Friday, November 6, 2020

7 Quick Takes about Two Seasons in One Photo, My Life Philosophy Summed Up by a 4-Year-Old, and Learning the Story Behind the Meme

It's 7 Quick Takes Friday! How was your week?


We've been having such weird weather here. 

First of all, the fall colors have been unusually vivid. I've lived here for 10 years and never really drooled over the changing leaves like I have this year, so either they really are more beautiful or I'm just getting old and things like that are exciting now. I guess both are possible.

Usually all the leaves fall off first due to wind or rain, but this time it randomly snowed on top of them, then started melting to result in weird pictures like this one:

Fall colors on the top, winter white on the bottom.

This weekend it's supposed to be almost 70 degrees.


How was your Halloween? Our town decided to cancel trick-or-treating (a decision I felt was unnecessary and just mean since trick-or-treating is one of the easiest activities to make low-risk,) but the kids had already finished their costumes and were excited about them, so we put them on, took some pictures, and went for a Halloween walk to look at the decorations in people's yards.

The walk sounded like a fun idea, but to be honest it was actually kind of depressing. 

I usually love the energy out on the streets with all the excited kids on Halloween night, so without it the only thing to be excited about was my 8-year-old's Princess Leia shadow.

Which was pretty cool, by the way. The light source for the shadow was the arc reactor in my 16-year-old's Iron Man costume so I enjoyed that thoroughly.


After the sad Halloween walk, things got better. We went home and took a jack-o-lantern we'd carved earlier that day, and blew it up.

Well, we didn't exactly blow it up. Phillip filled it with some sort of flammable powder and billed it to the kids as "a pumpkin sparkler."

Lighting the fuse and running away.

The kids were entertained and delighted by the results, and I'm sure Phillip is already thinking about how to make it bigger and better next year.

Not the biggest explosion I've ever seen, but not the smallest one, either.

Then we had a candy hunt in our yard. We taped 300 glow sticks to 300 pieces of candy (put on some music and get the whole family to pitch in, and it's not as bad as it sounds) and I scattered them all over the yard, including the forest immediately surrounding our house.

Apparently glow sticks don't really show up on camera, so you'll just have to believe me when I say the end result was breathtaking. In the pitch dark, glowing neon colors covered the yard. The ones I'd balanced on bushes, the swingset, and tree branches looked like they were floating.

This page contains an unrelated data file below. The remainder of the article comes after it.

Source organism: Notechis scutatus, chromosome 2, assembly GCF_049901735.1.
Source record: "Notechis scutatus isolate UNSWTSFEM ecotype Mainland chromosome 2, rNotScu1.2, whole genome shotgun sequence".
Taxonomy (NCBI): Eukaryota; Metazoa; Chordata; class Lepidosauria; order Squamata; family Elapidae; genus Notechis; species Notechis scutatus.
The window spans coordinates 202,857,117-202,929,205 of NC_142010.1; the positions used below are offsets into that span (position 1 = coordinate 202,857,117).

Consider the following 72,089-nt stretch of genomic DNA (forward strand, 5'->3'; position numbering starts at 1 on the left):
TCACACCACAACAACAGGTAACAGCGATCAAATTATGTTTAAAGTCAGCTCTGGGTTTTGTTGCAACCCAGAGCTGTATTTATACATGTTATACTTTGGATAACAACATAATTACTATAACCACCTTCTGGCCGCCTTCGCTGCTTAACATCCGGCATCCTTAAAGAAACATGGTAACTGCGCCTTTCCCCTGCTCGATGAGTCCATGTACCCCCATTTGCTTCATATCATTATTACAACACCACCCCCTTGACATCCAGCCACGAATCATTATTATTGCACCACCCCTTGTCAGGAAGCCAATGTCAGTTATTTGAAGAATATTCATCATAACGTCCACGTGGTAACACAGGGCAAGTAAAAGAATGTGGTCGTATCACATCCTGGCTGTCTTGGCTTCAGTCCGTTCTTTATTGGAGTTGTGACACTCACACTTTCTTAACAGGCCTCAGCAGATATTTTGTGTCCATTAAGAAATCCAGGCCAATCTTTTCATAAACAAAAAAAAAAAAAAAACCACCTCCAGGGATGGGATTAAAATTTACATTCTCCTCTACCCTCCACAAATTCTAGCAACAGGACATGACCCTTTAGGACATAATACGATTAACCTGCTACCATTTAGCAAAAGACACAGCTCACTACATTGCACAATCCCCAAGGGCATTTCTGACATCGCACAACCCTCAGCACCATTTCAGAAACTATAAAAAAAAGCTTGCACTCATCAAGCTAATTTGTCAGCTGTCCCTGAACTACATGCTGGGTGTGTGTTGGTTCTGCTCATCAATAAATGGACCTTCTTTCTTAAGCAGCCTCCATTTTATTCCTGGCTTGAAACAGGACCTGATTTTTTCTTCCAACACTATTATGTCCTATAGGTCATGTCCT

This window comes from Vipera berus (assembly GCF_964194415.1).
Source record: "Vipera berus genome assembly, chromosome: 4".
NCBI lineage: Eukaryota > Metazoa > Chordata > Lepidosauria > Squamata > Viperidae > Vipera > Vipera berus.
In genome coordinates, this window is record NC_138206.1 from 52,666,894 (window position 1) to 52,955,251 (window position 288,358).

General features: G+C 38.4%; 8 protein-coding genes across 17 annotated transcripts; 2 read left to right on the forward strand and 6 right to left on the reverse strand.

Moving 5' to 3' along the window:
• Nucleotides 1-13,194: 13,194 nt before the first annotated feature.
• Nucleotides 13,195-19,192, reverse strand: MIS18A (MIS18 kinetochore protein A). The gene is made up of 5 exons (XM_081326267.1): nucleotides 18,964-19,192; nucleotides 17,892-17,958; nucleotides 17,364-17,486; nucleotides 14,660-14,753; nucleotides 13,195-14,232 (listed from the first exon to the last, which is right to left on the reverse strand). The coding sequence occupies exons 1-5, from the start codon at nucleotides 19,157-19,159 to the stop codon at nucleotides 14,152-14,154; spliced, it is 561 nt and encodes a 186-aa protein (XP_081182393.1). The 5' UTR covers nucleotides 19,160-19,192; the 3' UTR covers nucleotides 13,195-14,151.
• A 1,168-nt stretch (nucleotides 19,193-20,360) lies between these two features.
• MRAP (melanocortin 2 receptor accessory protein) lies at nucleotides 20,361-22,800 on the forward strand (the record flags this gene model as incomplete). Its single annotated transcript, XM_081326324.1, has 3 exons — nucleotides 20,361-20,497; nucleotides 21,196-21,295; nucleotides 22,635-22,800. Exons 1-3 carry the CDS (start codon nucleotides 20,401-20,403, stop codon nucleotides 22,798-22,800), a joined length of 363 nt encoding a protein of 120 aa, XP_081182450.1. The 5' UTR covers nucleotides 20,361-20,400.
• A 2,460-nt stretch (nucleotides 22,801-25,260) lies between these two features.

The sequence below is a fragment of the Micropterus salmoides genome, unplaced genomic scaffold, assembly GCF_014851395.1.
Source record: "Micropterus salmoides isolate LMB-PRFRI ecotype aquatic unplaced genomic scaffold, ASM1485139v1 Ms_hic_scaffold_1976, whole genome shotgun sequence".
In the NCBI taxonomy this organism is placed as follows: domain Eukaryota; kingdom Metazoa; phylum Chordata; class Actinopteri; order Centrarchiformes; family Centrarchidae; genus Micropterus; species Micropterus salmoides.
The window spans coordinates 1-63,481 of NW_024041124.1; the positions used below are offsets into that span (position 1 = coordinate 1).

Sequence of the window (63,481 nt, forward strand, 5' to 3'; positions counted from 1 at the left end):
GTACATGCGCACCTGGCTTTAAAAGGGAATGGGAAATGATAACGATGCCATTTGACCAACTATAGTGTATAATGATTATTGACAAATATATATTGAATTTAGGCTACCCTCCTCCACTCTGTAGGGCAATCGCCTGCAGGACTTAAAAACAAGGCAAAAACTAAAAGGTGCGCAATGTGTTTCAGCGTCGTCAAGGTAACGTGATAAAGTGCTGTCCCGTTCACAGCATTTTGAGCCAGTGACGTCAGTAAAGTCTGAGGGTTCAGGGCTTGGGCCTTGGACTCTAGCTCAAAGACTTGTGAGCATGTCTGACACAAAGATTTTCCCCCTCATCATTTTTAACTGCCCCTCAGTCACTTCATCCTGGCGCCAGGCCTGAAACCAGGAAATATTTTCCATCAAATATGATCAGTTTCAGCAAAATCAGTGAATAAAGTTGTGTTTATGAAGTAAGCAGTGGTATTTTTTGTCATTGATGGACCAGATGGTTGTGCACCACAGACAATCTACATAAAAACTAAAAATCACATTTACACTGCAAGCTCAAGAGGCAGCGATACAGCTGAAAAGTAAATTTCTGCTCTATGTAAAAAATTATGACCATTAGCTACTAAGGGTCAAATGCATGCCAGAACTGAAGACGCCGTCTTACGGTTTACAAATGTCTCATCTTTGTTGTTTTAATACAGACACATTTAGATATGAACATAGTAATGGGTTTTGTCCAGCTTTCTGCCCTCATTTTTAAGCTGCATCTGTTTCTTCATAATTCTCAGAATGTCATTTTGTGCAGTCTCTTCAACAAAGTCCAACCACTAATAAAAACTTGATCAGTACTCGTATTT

Actually, the kids agreed that the glow-in-the-dark candy hunt was better than regular trick-or-treating (plus, you randomly discover candies for the next few days afterward.) So maybe we'll do it again, even if the town doesn't cancel laughter and general merriment in 2021.


After putting the kids to bed, Phillip and I watched the first episode of Stranger Things. We've been looking for a show to watch together, and we don't have Netflix but I found the first two seasons on DVD at the library. 

The fact that we started on Halloween night was random coincidence but man, was it appropriate. That show is creepy. 

Nobody tell me what happens, though. I mean it.


I continue to be surprised at how much my kids love our pet rats. 

My 14-year-old taught Piper to run across the room, climb up her leg, and perch on her shoulder for a treat when she makes a clucking noise. 

Phillip and I call the 8-year-old The Rat Whisperer because she regularly hypnotizes Scout into going to sleep cradled in her arms on its back like a baby.

I just wish all the kids were old enough to know how to be so gentle. Our youngest still needs heavy supervision to make sure he doesn't squeeze or hurt them accidentally, so watching him play with the rats is like handing your toddler a pop-up book from the library. Easily the most nerve-wracking thing you'll do all day.


I laughed the other day when I overheard my 4-year-old in the next room telling his sibling, "I know everything about life, except I don't."

If I wrote a book, that would most likely be the first line. Most of the pages after that would be blank.


Lately I've been watching a BuzzFeed Video series called "I Accidentally Became a Meme." 

If you're a social media user, and especially if you go out looking for funny content to share like I do on Unremarkable Files' social media channels, you've seen a handful of super-popular memes (like Bad Luck Brian and Success Kid) a hundred times captioned a hundred different ways. 

This series finds those people in real life and asks them how it happened.

Inexplicably, I showed a few of these videos to Phillip (who goes on social media like twice a year) and he thought they were boring. 

I've since realized it's kind of like when he shows me sports stuff; it's only interesting if you're into that world already and know who people are. Otherwise, why would you care?
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1 comment:

PurpleSlob said...

I love your creativ emind!! That sounds ownderful- the glowing candy.
WHo cares?? #7- Bwahahahaha!